An interesting fact about the second-gen Celica Supra is that Lotus helped engineer the suspension of the car. It is a four-wheel independent suspension setup featuring a variable assisted power rack-and-pinion steering system. There are also MacPherson struts in the front.

In the rear, the ‘82 Supra features a semi-trailing arm suspension featuring coil springs. There is also a stabilizer bar back there. Handling is fairly impressive in the second-generation Supra, especially with the wider tires of the P-type package. 

This is an excellent car to learn the physics of rear-wheel driving with. As always, it is good to take it slow at first. Should you overcorrect your understeer, let off the gas a bit until you feel the front tires grip again. 

That is, unless you want to spin out. To avoid looking like a fool while learning to drift, use the four-wheel disc brakes before slamming into a wall.

As long as the car makes it out in one piece, you can always try another run. Learning to control a rear-wheel-drive car can be both dangerous and fun. Please use caution at all times and always consider the safety of yourself and others when behind the wheel.

Some types of driving are not meant for public roads. That is why there are tracks and private driving events all over the world. If you really want to get serious about driving, there are racing schools that will teach you.

Making that kind of investment into your driving skills will only help you enjoy cars such as the Supra even more. It also doesn’t hurt your chances of preserving your favorite rides by understanding how to expect the unexpected while driving.

Second-Generation Celica Supra Dimensions:

Wheelbase – 2,614 mm or 102.9 inches

Length – 4,661 mm or 183.5 inches

Width – 1,720 mm or 67.7 inches

Height – 1,321 mm or 52 inches

Curb Weight – 1,361 kg or 3,000 pounds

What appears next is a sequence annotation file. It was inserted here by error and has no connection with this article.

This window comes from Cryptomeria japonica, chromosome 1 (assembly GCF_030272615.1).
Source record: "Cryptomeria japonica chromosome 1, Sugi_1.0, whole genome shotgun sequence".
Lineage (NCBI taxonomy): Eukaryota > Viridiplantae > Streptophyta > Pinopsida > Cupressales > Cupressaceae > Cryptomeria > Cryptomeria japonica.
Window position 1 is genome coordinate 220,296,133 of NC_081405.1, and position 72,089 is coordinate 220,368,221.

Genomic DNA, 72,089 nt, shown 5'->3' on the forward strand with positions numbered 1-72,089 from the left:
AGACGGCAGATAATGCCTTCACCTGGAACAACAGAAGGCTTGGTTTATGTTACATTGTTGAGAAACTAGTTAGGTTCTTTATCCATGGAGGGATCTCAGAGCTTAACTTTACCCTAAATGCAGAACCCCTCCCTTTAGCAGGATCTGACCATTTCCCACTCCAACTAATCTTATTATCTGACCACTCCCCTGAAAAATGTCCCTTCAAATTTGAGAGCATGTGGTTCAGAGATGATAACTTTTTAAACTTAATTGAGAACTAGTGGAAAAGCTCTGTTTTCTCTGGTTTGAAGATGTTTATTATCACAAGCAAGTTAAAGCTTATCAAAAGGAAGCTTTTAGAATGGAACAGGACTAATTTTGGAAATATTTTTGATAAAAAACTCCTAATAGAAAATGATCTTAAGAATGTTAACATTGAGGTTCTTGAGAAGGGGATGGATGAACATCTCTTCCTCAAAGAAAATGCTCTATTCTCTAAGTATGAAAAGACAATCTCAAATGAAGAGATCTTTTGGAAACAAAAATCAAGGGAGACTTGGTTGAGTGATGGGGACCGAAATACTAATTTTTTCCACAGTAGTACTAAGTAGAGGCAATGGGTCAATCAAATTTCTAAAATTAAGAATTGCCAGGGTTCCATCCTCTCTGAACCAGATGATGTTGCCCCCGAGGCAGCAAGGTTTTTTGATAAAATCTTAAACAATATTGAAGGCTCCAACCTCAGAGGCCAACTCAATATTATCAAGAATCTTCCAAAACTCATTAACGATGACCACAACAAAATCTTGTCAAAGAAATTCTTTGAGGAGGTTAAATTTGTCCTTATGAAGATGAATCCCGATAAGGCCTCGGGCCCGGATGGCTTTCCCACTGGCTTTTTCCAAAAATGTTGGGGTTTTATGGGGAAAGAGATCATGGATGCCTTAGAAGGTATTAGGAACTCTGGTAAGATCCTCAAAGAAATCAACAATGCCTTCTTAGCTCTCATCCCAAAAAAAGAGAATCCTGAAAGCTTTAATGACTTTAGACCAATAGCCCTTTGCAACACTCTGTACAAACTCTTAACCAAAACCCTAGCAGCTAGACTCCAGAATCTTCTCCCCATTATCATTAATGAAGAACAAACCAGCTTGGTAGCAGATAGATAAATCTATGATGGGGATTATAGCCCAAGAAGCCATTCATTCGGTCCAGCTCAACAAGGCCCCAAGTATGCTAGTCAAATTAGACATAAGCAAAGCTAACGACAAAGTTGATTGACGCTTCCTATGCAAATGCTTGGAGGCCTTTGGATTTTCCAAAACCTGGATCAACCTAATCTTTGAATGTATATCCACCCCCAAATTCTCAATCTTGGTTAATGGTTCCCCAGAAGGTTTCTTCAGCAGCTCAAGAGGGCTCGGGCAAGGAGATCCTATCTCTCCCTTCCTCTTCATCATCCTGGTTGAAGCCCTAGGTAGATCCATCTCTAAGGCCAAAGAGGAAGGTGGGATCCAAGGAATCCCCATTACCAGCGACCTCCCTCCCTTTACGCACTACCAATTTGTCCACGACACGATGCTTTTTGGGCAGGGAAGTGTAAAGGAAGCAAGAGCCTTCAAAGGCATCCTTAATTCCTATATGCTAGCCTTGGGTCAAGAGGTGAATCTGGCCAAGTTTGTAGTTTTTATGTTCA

Supras Remain As Popular As Ever

Demand for the Supra never really decreased over the years, especially after its hiatus in the first two decades of the 2000s. Once Toyota released the Supra again in 2019, the public acquired a newfound interest in the older models.

Although finding a 1982 Toyota Celica Supra for sale is not impossible, it is becoming increasingly difficult. Market value data over the past five years reflects an average price right around $16,000. 

Some of the best examples can fetch close to $40,000 or more. With some luck, you may be able to score a fixer-upper for under $10,000. For the most part, you will find drivable examples for under $20,000.

Toyota sold about 115,000 second-generation Celica Supras from 1982 to 1986. Yet, it remains challenging to find one if you are in the market sometimes. As a peppy sports coupe, there is plenty of appeal to owning one.

Perhaps that’s why they remain so sought after in the community. On top of that, Toyota still offers superior parts support for second-generation Supras to this day. Toss in the Japanese automaker’s notorious reputation for reliability and you have the perfect storm.

It just makes sense to own a vintage sports car such as the ‘82 Toyota Supra. You will never feel very guilty putting some miles on a second-gen Supra. It should also be a fairly low-maintenance experience if the previous owner did not neglect it.

That pretty much makes finding the right Celica Supra the most stressful part of the equation. Considering the growing number of Supra enthusiasts around the globe, owning one will be a rewarding experience. You will get a lot of nods while driving any generation of Toyota’s flagship sports car.